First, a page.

We have reported on the dangerous and troubling world of sex trafficking for nearly two decades, writing about the domestic sex trafficking of minors and the commercial sexual exploitation of foreign workers in this country’s nail salons and massage parlors — two angles that focused on female victims.
But neither of us before had focused deeply on the plight of boys and young men in the dark and dangerous world of sex trafficking. Until now.
The problem is that there’s little data to show what’s really happening. But a source who had followed our work reached out to ask, repeatedly: What about the boys?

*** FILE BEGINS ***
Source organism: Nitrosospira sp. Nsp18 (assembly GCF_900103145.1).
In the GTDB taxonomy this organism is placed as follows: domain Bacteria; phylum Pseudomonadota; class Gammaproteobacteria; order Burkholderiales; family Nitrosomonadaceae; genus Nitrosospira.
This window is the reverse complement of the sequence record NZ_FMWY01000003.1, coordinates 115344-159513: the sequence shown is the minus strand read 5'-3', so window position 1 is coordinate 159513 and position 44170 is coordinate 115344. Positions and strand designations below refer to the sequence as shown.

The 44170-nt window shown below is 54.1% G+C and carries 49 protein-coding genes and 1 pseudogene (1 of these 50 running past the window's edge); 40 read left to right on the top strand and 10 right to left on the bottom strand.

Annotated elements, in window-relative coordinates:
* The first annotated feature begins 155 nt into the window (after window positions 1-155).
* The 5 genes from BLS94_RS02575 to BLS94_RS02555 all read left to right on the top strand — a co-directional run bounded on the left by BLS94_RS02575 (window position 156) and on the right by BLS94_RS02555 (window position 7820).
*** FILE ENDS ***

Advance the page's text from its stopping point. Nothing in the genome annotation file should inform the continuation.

We decided to look into it. We started with that source, Boston-area social worker Steven Procopio, who has strived for more than a decade to put more focus on the world of trafficked males. Procopio has long maintained that the reality of exploited boys is even more underground than that of girls because of toxic masculinity, shame, and a destructive skepticism that boys can be victims at all. During our first interview, Procopio brought with him Christopher Bates, a 26-year-old survivor who bravely told us his story of living on his own as a teen, selling his body to survive.Men
Category: Investigative Reporting